Metástasis: How Breaking Bad Spread South of the Border

by Gabriel Lerman August 19, 2016
Metástasis and Breaking Bad posters

In today’s global market, remakes and adaptations are the order of the day. But for the Spanish language version of Breaking Bad, it was more a case of duplication. In Hollywood the idea of producing Spanish language versions is as old as talkies. In the early 30s, studios attempted to solve the dilemma of foreign distribution of their films by creating versions that were spoken in other languages but filmed in the very same sets that were used for the original English, following the translated script word for word. During the day the English script would be shot, while the versions destined for Europe or Latin America were shot during the night, swapping out the cast. That method only lasted for a few years, during which Buster Keaton was able to make Spanish, French and German versions of his originally English spoken films, although it was evident that he had not mastered any of those languages.

A variation on that method was employed for Metástasis, a version of Breaking Bad, which was brought to life by Colombian cable company Teleset in 2014 at the request of Sony Pictures Television. The show was originally aired as a telenovela by Caracol in Colombia, Televisa in Mexico and UniMas, a subsidiary of Univision, in the United States.  The show then made its way to Hulu and as of June of last year Netflix, where fans of the series that starred Bryan Cranston can compare each of the 62 episodes of each version.

At Sony’s behest, the producers of the remake opted to reproduce creator Vince Gilligan’s (who had no involvement with the project) scripts almost literally, limiting themselves to minor changes to make the content more accessible to Spanish speaking viewers. The funny thing is that by the time Metástasis aired, Breaking Bad was already hugely popular in Latin America and was consecrated in the United States, not only by the passion that it evoked in fans, but by the numerous amounts of awards it had managed to win.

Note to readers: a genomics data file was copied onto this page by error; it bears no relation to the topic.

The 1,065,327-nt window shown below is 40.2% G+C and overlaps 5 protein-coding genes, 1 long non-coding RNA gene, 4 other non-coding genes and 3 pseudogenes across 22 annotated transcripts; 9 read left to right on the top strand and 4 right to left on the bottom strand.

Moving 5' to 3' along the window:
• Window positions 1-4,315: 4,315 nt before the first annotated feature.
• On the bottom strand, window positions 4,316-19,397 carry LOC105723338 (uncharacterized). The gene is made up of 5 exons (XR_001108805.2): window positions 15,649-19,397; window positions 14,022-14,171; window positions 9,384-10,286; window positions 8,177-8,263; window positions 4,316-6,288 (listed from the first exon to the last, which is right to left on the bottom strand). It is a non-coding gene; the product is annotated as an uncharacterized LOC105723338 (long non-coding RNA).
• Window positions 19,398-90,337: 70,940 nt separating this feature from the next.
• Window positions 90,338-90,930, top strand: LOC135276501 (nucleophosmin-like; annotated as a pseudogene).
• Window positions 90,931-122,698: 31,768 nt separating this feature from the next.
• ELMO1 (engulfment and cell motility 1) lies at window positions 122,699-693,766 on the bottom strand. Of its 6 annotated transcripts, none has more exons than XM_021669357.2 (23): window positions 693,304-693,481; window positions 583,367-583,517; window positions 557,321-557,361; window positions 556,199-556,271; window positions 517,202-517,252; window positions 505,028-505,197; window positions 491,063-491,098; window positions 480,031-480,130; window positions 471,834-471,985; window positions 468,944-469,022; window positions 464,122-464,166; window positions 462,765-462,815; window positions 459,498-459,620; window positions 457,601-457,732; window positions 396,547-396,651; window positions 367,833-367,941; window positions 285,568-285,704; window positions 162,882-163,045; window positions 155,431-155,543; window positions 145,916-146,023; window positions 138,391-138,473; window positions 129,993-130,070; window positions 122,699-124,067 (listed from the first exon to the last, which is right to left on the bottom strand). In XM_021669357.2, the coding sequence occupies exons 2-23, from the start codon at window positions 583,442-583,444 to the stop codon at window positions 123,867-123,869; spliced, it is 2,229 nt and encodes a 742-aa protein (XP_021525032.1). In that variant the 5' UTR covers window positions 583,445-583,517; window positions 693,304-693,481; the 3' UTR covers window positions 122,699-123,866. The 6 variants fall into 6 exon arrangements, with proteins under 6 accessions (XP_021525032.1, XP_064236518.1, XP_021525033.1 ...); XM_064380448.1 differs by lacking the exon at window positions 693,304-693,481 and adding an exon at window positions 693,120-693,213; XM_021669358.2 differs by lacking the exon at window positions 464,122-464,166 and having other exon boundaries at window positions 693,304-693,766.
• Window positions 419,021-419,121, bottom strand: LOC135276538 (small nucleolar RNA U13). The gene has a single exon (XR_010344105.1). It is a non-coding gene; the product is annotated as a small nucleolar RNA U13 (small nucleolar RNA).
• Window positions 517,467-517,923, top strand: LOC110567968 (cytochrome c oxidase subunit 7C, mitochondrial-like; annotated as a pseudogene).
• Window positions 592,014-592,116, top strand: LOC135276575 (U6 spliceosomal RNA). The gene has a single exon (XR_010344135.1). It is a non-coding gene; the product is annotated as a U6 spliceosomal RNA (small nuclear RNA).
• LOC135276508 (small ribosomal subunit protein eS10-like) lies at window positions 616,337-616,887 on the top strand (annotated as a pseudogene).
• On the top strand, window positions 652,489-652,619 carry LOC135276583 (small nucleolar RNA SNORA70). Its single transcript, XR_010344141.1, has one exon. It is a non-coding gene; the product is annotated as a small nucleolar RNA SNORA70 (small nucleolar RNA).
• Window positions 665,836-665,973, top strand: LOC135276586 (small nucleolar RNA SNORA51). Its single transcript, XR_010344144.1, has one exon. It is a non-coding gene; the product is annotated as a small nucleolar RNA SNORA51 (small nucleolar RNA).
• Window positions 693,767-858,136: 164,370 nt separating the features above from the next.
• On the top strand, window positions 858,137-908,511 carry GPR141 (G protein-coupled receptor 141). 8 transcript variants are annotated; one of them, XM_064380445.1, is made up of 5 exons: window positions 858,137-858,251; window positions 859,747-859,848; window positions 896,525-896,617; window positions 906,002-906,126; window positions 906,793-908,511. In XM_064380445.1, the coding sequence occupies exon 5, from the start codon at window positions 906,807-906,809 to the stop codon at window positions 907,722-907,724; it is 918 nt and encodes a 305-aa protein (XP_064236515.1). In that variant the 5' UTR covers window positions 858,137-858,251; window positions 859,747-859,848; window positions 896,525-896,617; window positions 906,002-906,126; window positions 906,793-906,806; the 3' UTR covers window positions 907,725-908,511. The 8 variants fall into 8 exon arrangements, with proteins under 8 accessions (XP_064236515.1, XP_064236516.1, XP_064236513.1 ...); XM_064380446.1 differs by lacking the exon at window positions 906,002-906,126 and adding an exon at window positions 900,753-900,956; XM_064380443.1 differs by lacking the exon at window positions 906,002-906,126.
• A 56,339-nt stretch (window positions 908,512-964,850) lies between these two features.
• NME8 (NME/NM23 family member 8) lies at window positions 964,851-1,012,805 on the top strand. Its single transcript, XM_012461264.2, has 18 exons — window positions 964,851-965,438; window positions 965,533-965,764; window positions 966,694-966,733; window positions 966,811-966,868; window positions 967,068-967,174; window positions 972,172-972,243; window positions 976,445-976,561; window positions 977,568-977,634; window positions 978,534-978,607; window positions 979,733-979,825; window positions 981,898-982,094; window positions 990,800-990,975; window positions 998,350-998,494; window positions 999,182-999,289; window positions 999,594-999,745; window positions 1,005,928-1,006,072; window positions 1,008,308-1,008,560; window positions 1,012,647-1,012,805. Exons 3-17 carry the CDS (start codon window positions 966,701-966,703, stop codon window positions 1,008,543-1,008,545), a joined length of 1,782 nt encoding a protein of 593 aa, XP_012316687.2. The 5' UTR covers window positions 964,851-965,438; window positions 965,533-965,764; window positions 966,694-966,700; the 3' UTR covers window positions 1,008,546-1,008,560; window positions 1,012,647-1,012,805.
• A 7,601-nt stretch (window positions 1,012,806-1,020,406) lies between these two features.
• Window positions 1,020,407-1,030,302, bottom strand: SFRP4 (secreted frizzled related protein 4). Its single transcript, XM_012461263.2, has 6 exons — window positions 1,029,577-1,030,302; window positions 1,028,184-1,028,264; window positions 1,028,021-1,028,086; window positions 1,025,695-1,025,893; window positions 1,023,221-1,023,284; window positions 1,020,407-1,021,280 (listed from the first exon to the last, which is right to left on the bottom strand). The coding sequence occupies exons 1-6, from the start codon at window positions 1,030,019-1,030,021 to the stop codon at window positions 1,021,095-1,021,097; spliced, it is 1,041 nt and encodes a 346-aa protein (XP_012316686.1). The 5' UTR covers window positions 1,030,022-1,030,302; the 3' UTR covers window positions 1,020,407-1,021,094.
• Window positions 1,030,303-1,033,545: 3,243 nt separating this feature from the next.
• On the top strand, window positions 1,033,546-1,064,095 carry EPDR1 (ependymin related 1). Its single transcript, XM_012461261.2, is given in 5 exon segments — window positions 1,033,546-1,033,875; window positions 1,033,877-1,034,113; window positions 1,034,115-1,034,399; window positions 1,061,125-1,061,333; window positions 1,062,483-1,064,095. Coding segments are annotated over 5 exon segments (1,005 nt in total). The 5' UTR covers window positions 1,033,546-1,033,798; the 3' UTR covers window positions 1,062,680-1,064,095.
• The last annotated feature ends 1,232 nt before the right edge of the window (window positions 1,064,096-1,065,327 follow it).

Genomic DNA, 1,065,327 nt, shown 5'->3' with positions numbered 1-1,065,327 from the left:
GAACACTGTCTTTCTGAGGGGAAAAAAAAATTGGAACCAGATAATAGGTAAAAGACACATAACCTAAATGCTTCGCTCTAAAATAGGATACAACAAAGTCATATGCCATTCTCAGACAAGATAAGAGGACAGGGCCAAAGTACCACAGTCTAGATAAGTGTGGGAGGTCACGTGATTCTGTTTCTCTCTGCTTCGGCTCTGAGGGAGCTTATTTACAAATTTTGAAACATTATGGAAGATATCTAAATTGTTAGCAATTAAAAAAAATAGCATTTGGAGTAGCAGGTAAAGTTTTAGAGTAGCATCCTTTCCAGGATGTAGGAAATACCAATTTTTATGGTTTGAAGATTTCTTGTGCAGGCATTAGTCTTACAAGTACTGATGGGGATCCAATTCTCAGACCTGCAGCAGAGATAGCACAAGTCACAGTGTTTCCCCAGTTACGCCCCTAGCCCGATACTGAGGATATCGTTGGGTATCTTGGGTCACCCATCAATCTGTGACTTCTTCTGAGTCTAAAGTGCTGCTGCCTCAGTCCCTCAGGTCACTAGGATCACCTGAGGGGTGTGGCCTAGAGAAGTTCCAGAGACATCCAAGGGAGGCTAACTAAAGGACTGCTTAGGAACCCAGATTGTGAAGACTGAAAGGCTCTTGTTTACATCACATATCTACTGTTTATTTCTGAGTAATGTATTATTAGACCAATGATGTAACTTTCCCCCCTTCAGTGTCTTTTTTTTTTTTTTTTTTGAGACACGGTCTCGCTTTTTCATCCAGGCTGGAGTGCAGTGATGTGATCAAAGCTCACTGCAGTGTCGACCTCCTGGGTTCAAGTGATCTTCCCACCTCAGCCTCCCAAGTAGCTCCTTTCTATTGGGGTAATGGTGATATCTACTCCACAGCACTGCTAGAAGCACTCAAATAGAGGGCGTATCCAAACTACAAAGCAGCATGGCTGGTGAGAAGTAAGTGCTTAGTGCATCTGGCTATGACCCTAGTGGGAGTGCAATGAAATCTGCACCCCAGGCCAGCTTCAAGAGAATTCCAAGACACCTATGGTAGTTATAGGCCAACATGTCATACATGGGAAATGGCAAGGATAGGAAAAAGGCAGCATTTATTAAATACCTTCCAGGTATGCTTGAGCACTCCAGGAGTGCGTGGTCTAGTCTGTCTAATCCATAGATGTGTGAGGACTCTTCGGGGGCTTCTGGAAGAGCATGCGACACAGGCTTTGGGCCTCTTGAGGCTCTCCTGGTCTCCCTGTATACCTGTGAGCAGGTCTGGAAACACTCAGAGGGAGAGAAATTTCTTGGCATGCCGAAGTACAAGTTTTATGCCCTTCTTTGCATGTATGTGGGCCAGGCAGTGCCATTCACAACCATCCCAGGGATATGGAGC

Even before Metástasis’ debut, Breaking Bad had  won the Golden Globe for Best Television Series and Best Actor for Cranston’s performance (he had already been nominated in the same category 3 years before). A similar scene played out at the Emmys, where the show took 6 awards in 2014 (out of 16 nominations), but Cranston and Aaron Paul already had received two awards from the Academy of Arts and Sciences of Television by the time their Colombian counterparts; Diego Trujillo and Roberto Urbina, had started filming their own episodes

In Metástasis the action is moved from Albuquerque to Bogota and the famous R.V. is replaced by a school bus. The show tells the story of Walter Blanco (Trujillo), a chemistry teacher who upon learning that he has cancer discovers that his particular skillset can come in handy to raise funds for his treatment. Jesse has now become Jose (Urbina), Skyler turned into Cielo Blanco (Sandra Reyes) Hank Schrader into Henry Navarro (Julian Arango) and Marie to Maria (Constanza Carmelo). Tuco Salamanca, the nefarious leader of a Latino gang brilliantly portrayed in Breaking Bad by Raymond Cruz, keeps his name in Metástasis and is brought to life by the great Mexican actor Damian Alcazar.

In this Colombian version it was Frank Ramirez who portrayed Hector Salamanca, in contrast to Mark Margolin who played the same role in Breaking Bad, and who seemingly could barely speak any actual Spanish. A similar scenario occurred with Manuel Gomez-Alvarez, who is responsible for playing Gustavo Cortez, the Colombian version of Giancarlo Esposito’s Gustavo Fring. Esposito was born in Denmark to an Italian father and an American mother and as a result struggled to speak Spanish in every episode despite his best efforts to master the foreign language.

Some fans will undoubtedly want to compare Saul Goodman to Saul Bueno, who has his own television show in Metástasis, and Mario Rojas to Mike Ehrmantraut, the actual stars of Breaking Bad seem to show little interest in seeing how their Colombian counterparts treat the characters that made them famous. In a recent chat with, Cranston confessed to never having seen Metástasis nor having much of an idea in terms of the differences and similarities between the shows. The same occurred with Anna Gunn, who in a long interview about her most recent film, Equity, admitted to not having heard of Reyes but showed interest in one day seeing her work.